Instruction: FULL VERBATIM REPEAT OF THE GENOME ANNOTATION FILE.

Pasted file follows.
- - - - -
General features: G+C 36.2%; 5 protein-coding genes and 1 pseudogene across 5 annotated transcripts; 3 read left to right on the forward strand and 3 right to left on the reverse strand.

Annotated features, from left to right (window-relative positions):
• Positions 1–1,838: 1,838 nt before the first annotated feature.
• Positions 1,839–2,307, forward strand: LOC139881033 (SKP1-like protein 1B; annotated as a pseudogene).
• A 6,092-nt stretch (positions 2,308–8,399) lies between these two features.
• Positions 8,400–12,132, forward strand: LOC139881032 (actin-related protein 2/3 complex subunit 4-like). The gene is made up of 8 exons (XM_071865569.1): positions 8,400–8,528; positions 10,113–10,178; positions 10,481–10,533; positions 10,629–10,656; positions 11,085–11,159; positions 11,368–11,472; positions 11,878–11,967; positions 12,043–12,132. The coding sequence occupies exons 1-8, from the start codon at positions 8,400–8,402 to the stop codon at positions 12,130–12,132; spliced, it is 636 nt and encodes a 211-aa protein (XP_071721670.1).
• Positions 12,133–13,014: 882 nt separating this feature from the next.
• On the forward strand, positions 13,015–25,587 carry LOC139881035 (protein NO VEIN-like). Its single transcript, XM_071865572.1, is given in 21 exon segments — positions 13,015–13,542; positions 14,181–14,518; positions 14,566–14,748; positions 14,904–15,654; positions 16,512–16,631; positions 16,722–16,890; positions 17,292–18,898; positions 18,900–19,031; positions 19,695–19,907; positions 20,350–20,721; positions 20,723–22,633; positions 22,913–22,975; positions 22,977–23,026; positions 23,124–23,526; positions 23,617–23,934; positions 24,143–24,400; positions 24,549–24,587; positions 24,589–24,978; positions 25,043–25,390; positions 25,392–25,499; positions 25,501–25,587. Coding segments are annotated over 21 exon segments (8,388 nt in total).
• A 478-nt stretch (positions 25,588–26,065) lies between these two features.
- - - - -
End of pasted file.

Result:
General features: G+C 36.2%; 5 protein-coding genes and 1 pseudogene across 5 annotated transcripts; 3 read left to right on the forward strand and 3 right to left on the reverse strand.

Annotated features, from left to right (window-relative positions):
• Positions 1–1,838: 1,838 nt before the first annotated feature.
• Positions 1,839–2,307, forward strand: LOC139881033 (SKP1-like protein 1B; annotated as a pseudogene).
• A 6,092-nt stretch (positions 2,308–8,399) lies between these two features.
• Positions 8,400–12,132, forward strand: LOC139881032 (actin-related protein 2/3 complex subunit 4-like). The gene is made up of 8 exons (XM_071865569.1): positions 8,400–8,528; positions 10,113–10,178; positions 10,481–10,533; positions 10,629–10,656; positions 11,085–11,159; positions 11,368–11,472; positions 11,878–11,967; positions 12,043–12,132. The coding sequence occupies exons 1-8, from the start codon at positions 8,400–8,402 to the stop codon at positions 12,130–12,132; spliced, it is 636 nt and encodes a 211-aa protein (XP_071721670.1).
• Positions 12,133–13,014: 882 nt separating this feature from the next.
• On the forward strand, positions 13,015–25,587 carry LOC139881035 (protein NO VEIN-like). Its single transcript, XM_071865572.1, is given in 21 exon segments — positions 13,015–13,542; positions 14,181–14,518; positions 14,566–14,748; positions 14,904–15,654; positions 16,512–16,631; positions 16,722–16,890; positions 17,292–18,898; positions 18,900–19,031; positions 19,695–19,907; positions 20,350–20,721; positions 20,723–22,633; positions 22,913–22,975; positions 22,977–23,026; positions 23,124–23,526; positions 23,617–23,934; positions 24,143–24,400; positions 24,549–24,587; positions 24,589–24,978; positions 25,043–25,390; positions 25,392–25,499; positions 25,501–25,587. Coding segments are annotated over 21 exon segments (8,388 nt in total).
• A 478-nt stretch (positions 25,588–26,065) lies between these two features.